5th & 6th Arrondissement Specialty
La Crêperie du Comptoir St-Germain
9 Carrefour de l’Odéon, 6th
Weather permitting, there’s nothing better than grabbing a crepe from a street vendor to eat while wandering through the Luxembourg Gardens—and chef Yves Camdeborde’s takeaway stand is the place to do it. If a more substantial meal is in order, his celebrated brasserie, Le Comptoir du Relais Saint-Germain, is right next door.
Boulevard Raspail, between Rue du Cherche-Midi & Rue de Rennes, 6th
With more than 150 stalls, this is one of the largest open-air markets in Europe, and one any food lover will not want to miss. Beyond fresh veggies, fruits, eggs, and cheese, there are plenty of vendors who sell premade meals, perfect for an impromptu picnic. It happens three times a week. Photo credit: Neil Conway
Place Monge, 5th
Complete with cobblestone streets, a bubbling fountain, stands full of fresh flowers, and heaps of fresh bread, cheese, and charcuterie, Marché Monge is pretty much the quintessential Parisian market. Jardin des Plantes is only a few blocks away, so it's a great pit stop before an afternoon of picnicking.
8 Rue du Cherche-Midi, 6th
This mini-chainlet is now three Paris locations strong (with two outposts in London), which makes a lot of sense: The bread really is distinguishably excellent, which in a place like Paris, says a lot. Though the sourdough loaves fly off the shelves, we love their nut breads—along with the fact that you can purchase by the half or quarter loaf if you can't take down the entire thing. There's usually a line, and while there's nothing to be done about that, you can always duck into La Cuisine de Bar instead. It's a sandwich shop next to the location in the 6th, where they make sandwiches from Poilâne bread. Other locations: Eiffel Tower district and the Marais.
24 Boulevard Saint-Michel, 6th Arrondissement
This is so much more than a grocery store: In fact, in true French fashion, they do simple clothing—streamlined totes, striped tees—really, really well. And at prices you’d expect from a supermarket. The baby selection is particularly sweet. Other locations: 4th Arrondissement, 9th Arrondissement, plus others around the city.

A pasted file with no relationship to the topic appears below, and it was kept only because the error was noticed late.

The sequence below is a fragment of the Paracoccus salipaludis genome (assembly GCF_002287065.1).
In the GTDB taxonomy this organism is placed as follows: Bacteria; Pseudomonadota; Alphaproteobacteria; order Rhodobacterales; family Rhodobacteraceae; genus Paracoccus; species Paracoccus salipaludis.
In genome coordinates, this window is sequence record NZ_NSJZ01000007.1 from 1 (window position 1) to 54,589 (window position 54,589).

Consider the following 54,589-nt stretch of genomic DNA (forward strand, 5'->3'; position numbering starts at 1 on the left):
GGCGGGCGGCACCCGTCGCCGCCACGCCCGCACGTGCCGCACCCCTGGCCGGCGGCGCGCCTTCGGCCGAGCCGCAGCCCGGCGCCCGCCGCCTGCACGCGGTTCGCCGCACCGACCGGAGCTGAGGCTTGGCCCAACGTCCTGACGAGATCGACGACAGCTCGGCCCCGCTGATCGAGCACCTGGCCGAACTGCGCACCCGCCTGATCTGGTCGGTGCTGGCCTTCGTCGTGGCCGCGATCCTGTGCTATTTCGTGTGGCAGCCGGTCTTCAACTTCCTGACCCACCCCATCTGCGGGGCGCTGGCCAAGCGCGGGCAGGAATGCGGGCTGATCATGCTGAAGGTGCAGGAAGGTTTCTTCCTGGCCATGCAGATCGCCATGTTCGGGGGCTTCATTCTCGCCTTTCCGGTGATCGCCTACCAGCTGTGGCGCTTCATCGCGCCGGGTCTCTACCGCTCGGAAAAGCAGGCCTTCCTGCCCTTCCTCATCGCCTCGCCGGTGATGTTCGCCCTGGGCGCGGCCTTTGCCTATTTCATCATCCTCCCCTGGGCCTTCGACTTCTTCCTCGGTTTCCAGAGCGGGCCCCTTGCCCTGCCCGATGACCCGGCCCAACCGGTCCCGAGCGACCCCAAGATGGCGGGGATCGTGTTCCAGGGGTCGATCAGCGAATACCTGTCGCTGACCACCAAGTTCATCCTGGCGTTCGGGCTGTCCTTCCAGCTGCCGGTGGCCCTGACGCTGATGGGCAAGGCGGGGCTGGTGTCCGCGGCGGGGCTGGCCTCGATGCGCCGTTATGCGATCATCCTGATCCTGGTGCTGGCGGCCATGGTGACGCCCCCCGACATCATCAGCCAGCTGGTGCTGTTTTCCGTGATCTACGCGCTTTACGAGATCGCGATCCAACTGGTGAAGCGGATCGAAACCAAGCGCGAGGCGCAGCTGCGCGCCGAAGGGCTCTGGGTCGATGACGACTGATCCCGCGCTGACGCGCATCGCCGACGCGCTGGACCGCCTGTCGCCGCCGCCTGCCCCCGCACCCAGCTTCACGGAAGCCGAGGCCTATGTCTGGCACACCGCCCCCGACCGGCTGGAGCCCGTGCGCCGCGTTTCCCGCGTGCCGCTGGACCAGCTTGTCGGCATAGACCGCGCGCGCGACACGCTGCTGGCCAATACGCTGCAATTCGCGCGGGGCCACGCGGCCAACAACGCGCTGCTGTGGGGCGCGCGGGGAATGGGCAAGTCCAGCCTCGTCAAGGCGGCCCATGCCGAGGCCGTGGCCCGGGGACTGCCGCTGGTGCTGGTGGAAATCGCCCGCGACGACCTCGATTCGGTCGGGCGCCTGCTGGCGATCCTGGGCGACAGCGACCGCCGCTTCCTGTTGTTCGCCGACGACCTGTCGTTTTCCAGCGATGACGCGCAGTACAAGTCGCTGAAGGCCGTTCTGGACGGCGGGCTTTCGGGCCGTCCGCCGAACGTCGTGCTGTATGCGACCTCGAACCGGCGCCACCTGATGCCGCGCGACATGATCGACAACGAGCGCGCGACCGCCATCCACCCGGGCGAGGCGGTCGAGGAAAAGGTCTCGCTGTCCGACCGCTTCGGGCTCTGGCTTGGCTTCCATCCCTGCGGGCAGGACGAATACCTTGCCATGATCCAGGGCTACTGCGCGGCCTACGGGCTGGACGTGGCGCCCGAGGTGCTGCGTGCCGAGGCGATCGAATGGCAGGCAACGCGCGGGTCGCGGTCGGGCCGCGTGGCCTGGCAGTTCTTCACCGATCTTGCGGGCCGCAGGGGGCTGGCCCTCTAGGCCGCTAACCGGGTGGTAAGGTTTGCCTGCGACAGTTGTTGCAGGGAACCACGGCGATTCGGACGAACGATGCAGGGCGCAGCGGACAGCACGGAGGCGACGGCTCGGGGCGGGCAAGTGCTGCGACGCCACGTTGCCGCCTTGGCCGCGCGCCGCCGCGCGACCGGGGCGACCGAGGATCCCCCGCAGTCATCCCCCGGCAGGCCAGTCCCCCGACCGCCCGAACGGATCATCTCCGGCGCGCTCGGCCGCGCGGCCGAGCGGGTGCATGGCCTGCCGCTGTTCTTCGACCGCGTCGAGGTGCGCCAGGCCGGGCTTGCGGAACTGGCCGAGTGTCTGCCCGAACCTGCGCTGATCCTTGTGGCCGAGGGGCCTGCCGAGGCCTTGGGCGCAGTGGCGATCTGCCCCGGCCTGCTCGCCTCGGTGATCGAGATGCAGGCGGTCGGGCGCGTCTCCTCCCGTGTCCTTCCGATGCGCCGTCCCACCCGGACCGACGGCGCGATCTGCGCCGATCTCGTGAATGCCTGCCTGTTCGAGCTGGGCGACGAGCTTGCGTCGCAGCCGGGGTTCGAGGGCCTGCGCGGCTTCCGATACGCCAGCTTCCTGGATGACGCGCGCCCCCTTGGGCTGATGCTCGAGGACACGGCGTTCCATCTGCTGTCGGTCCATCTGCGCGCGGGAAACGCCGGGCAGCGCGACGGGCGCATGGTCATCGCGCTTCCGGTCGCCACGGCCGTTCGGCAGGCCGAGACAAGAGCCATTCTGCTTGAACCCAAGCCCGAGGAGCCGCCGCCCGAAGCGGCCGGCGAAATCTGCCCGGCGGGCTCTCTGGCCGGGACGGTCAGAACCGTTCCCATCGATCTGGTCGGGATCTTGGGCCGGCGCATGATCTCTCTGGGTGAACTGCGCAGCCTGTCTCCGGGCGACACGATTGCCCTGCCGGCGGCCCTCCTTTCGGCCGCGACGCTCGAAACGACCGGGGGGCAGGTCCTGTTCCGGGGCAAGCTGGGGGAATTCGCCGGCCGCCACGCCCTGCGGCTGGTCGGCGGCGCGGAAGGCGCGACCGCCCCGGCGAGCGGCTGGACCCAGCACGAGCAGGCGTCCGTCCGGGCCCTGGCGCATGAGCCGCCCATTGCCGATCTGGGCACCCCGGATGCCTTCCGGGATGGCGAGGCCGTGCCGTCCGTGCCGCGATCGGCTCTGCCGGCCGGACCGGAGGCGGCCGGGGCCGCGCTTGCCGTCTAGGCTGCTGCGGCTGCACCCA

Café de Flore
172 Boulevard Saint-Germain, 6th
This classic Parisian Art Deco café on the corner of Boulevard Saint-Germain has played host to everyone from Sartre to Picasso. They came for the coffee and the people-watching, as should you: When the weather's nice, find a spot on the outdoor patio.
T’CHA La Maison de Thé
6 Rue du Pont de Lodi, 6th
Quiet and tucked away, this little teahouse is the perfect destination if you’re in the mood for a light lunch or a perfect cup of sencha.
Jugetsudo by Maruyama
95 Rue de Seine, 6th
Stalks of bamboo dangle from the ceiling like hundreds of wind-chimes at this Saint-Germain-des-Prés spot, which is the first outpost outside of Japan for the historic, 19th-century teahouse, Jugetsedo. Upstairs, you can sample any number of green tees, from earthy Sencha, to nutty Genmaicha, to creamy Macha. In the cellar-like basement, you can participate in a full, uber-traditional tea service.
Le Bonbon au Palais
19 Rue Monge, 5th
Styled to look like a 1950s classroom, Georges Marques’s shop offers hundreds of candies sourced from all over France. It’s kind of an amazing way to take a geography lesson, really, particularly because Georges is happy to lead willing students on a tour of the country’s various candy-producing zones. Everything—from the candied fruits to pastilles to calissons to chocolate—is arranged in old-fashioned apothecary jars.
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